Cylinder head suppliers, many of them copiers, are fighting over you. Copies are almost always cheaper, but the originals are constantly evolving—always on the cutting edge while the copies have to wait. Here is what some of our industry leaders have to say.

“Back in 1970 we anxiously awaited the latest port-flowed cylinder heads to be released by the Detroit car makers. Today the CNC-machining center has transformed the machining process and revolutionized the production of racing parts,” said David Reher.

But as Reher, co-founder of Reher-Morrison Racing Engines, suggested during his recent PRI presentation in Indianapolis, it is easy to be beguiled by gleaming, perfect looking CNC components. “If the parts are produced by people who understand racing engines, the results can be spectacular.” However, judging by some of the parts he saw at the PRI show, he concluded that merit was sadly lacking. “Their allure proved nothing more than the machining feed rate and tool speed was correct. Pretty parts with impressive air-flow numbers caught the eye but most were without substance. If you are unsure of the proper throat size, the optimum short turn radius and a dozen other crucial characteristics, then you are just making chips. Some copies are adequate but most have obvious flaws. It’s always advisable to go with an original like Dart.”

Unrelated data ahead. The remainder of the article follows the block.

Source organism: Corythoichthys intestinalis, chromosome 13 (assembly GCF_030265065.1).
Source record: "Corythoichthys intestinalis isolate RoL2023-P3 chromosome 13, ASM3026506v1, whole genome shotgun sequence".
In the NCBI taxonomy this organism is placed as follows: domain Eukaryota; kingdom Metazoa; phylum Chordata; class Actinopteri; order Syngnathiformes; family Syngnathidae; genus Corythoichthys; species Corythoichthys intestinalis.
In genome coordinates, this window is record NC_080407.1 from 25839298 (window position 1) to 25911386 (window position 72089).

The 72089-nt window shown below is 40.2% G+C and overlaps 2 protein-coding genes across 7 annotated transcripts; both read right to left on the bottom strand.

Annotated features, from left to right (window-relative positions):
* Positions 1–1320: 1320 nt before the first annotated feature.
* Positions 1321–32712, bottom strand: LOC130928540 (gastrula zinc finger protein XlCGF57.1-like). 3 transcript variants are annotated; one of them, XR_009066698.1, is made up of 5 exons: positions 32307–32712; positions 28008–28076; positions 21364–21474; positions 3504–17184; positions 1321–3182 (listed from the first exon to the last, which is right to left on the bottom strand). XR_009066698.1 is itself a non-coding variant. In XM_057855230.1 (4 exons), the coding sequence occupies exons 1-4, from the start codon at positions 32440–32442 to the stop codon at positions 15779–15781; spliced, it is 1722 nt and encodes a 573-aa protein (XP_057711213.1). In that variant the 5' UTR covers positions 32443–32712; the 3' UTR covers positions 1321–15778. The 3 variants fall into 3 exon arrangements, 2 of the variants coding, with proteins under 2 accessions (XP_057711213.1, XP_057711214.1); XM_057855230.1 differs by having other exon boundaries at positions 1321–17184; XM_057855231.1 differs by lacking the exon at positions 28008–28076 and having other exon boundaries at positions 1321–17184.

Ambiguous Air Flow Numbers

“The longer I’ve been building engines, dynoing engines and racing engines, the less I think of air flow numbers,” conceded Jon Kaase. On a big cubic inch motor, for example, knowing the CFM is largely irrelevant. In my experience, you could select a number of heads all ported differently, with the same air flow rates, yet one could make 100 horsepower more than the others.

“Most head guys have a flow bench or a porting bench, but they are not completing the process and have to rely on others for feedback.  Dart has been doing this specialized work for a long time, they know what they’re doing and they have a proven common sense approach.” said Kaase, a five-time winner of the Engine Masters Challenge.

Dart’s reputation soared in 1981 when they resolved exhaust port deficiencies in the hemi engines of Top Fuel and Funny Cars. In 1982 they transformed the aftermarket cylinder head business by introducing the first commercially available Pro Stock big block head. During their time in NHRA Pro Stock racing, they won three national championships, 50 national events and were the first engine builder to win a championship for a customer.

Dart founder Dick Maskin said, “We get notes from strangers who thank us for dramatic improvements in power. We are not selling flow numbers. Instead we are selling performance, we are selling quality, and we are selling the best machining techniques we know. We will say we are not always perfect, but we try hard and our development programs never stop. All our production cylinder heads are continually being upgraded.

Life is fueled by learning.”